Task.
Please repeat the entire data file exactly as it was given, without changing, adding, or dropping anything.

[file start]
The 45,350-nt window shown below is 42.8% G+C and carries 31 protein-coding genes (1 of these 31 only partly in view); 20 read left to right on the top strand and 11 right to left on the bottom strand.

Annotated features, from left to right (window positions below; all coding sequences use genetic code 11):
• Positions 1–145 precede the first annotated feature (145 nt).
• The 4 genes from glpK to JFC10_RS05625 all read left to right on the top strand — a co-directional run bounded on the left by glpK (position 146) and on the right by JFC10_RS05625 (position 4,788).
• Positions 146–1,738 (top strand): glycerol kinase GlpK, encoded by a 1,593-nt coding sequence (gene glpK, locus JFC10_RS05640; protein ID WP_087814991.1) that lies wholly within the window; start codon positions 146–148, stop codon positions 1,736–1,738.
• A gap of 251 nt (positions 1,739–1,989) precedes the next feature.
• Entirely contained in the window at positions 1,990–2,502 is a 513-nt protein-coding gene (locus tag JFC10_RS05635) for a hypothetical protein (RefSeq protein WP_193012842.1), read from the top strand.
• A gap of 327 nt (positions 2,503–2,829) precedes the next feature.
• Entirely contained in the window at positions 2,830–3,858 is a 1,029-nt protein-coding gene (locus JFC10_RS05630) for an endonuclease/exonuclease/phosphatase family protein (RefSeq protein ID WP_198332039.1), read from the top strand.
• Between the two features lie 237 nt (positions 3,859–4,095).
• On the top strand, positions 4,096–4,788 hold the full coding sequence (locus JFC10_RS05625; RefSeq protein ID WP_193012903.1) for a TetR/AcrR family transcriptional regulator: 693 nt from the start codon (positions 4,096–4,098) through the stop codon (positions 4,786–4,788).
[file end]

The 45,350-nt window shown below is 42.8% G+C and carries 31 protein-coding genes (1 of these 31 only partly in view); 20 read left to right on the top strand and 11 right to left on the bottom strand.

Annotated features, from left to right (window positions below; all coding sequences use genetic code 11):
• Positions 1–145 precede the first annotated feature (145 nt).
• The 4 genes from glpK to JFC10_RS05625 all read left to right on the top strand — a co-directional run bounded on the left by glpK (position 146) and on the right by JFC10_RS05625 (position 4,788).
• Positions 146–1,738 (top strand): glycerol kinase GlpK, encoded by a 1,593-nt coding sequence (gene glpK, locus JFC10_RS05640; protein ID WP_087814991.1) that lies wholly within the window; start codon positions 146–148, stop codon positions 1,736–1,738.
• A gap of 251 nt (positions 1,739–1,989) precedes the next feature.
• Entirely contained in the window at positions 1,990–2,502 is a 513-nt protein-coding gene (locus tag JFC10_RS05635) for a hypothetical protein (RefSeq protein WP_193012842.1), read from the top strand.
• A gap of 327 nt (positions 2,503–2,829) precedes the next feature.
• Entirely contained in the window at positions 2,830–3,858 is a 1,029-nt protein-coding gene (locus JFC10_RS05630) for an endonuclease/exonuclease/phosphatase family protein (RefSeq protein ID WP_198332039.1), read from the top strand.
• Between the two features lie 237 nt (positions 3,859–4,095).
• On the top strand, positions 4,096–4,788 hold the full coding sequence (locus JFC10_RS05625; RefSeq protein ID WP_193012903.1) for a TetR/AcrR family transcriptional regulator: 693 nt from the start codon (positions 4,096–4,098) through the stop codon (positions 4,786–4,788).